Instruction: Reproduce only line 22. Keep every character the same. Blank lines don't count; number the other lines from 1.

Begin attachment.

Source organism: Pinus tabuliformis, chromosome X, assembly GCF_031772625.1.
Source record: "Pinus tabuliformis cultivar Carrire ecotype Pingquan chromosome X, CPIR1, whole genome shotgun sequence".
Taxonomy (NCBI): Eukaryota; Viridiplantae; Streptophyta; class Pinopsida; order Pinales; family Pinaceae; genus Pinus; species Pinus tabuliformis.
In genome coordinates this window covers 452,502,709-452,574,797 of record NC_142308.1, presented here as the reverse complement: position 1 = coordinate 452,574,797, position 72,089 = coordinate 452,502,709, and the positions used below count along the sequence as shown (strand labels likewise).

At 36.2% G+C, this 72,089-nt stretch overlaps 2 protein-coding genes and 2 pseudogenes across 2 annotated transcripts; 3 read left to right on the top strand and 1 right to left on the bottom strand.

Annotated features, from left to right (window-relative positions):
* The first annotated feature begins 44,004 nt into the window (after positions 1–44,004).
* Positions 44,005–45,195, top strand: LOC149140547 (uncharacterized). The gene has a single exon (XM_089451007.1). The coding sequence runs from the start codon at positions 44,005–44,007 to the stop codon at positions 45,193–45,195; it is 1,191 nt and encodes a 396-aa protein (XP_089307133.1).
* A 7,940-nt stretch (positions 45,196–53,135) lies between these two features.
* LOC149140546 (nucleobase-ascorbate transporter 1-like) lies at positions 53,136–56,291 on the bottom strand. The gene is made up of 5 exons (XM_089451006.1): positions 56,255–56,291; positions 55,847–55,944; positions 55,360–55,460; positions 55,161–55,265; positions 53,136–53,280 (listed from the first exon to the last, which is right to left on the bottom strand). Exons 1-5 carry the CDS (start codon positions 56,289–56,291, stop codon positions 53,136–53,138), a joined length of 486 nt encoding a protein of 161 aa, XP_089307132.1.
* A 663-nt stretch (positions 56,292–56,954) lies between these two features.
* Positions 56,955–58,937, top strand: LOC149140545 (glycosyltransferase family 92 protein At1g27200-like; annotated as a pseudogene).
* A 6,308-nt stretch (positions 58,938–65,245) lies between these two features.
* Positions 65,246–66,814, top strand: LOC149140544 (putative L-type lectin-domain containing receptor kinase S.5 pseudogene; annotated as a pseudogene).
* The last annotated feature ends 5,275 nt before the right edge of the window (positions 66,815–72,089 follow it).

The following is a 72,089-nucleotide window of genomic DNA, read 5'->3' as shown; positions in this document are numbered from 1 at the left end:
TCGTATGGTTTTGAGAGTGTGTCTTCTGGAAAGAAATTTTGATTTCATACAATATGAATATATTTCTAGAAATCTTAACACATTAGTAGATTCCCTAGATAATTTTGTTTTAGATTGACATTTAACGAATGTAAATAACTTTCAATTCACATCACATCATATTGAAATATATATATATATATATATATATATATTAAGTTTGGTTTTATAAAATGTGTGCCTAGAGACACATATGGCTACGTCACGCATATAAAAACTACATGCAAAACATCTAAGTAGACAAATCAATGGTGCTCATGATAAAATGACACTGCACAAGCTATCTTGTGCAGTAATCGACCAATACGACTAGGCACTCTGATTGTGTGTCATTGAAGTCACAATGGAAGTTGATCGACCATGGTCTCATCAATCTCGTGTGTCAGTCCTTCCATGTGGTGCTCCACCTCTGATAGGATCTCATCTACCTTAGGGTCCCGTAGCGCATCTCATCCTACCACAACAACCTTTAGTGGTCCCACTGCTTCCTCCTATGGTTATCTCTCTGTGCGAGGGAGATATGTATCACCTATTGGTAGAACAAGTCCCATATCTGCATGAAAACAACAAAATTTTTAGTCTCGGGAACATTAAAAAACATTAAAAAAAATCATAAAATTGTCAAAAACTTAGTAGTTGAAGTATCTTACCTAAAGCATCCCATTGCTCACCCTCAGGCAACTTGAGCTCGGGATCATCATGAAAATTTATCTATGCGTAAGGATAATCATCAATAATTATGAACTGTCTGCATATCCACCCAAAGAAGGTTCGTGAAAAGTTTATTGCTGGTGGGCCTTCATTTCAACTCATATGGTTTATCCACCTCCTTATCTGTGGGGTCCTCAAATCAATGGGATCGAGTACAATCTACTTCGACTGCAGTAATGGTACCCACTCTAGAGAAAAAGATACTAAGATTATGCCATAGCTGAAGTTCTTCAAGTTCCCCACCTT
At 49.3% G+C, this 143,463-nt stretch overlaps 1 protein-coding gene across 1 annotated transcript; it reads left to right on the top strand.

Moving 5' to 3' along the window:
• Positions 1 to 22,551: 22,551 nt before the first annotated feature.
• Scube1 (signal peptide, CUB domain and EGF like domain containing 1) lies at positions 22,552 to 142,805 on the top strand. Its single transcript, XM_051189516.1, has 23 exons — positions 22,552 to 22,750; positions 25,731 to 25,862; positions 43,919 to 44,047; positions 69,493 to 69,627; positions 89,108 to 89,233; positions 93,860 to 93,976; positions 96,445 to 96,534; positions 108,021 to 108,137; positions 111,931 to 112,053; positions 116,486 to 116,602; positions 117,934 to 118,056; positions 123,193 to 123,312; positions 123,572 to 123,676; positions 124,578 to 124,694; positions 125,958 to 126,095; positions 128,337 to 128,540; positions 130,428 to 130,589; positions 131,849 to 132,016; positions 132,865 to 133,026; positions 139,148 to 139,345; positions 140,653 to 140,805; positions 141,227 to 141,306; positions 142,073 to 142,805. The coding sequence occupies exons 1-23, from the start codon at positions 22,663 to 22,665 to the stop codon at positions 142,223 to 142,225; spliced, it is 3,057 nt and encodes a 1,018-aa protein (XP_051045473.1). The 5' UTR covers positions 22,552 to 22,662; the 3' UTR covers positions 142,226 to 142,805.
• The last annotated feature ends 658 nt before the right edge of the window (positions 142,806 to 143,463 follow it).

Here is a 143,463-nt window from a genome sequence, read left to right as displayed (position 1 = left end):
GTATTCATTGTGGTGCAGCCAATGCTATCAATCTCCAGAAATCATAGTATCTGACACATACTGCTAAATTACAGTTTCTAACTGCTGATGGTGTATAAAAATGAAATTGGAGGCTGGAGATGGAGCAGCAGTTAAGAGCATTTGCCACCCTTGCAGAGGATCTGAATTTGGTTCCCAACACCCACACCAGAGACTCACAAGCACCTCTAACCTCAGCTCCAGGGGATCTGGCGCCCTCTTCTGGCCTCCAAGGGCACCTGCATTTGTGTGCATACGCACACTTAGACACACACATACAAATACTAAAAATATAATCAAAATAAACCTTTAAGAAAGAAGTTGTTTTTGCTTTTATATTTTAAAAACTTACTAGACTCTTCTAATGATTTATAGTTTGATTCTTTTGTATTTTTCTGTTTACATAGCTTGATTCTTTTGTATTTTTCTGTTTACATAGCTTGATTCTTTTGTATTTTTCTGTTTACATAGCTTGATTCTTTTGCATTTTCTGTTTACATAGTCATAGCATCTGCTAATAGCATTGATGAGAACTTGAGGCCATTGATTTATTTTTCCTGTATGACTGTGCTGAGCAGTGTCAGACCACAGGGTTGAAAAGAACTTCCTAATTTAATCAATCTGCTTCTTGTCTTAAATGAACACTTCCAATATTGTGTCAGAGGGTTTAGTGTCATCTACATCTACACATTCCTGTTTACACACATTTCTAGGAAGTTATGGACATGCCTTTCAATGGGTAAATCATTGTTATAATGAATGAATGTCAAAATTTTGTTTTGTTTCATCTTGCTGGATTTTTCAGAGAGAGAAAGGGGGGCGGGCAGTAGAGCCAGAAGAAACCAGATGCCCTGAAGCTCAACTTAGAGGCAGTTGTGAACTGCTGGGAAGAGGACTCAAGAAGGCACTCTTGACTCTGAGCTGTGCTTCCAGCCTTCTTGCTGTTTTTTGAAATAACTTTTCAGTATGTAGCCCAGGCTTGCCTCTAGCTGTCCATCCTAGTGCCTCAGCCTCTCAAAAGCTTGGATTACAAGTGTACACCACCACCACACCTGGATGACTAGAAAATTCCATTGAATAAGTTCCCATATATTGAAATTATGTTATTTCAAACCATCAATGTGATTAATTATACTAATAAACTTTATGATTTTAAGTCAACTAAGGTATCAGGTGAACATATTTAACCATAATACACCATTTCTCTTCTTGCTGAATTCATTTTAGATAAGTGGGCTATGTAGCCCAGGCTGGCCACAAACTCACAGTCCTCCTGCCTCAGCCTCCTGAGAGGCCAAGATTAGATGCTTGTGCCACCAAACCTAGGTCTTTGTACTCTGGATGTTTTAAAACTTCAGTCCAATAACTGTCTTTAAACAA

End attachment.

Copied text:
• The last annotated feature ends 658 nt before the right edge of the window (positions 142,806 to 143,463 follow it).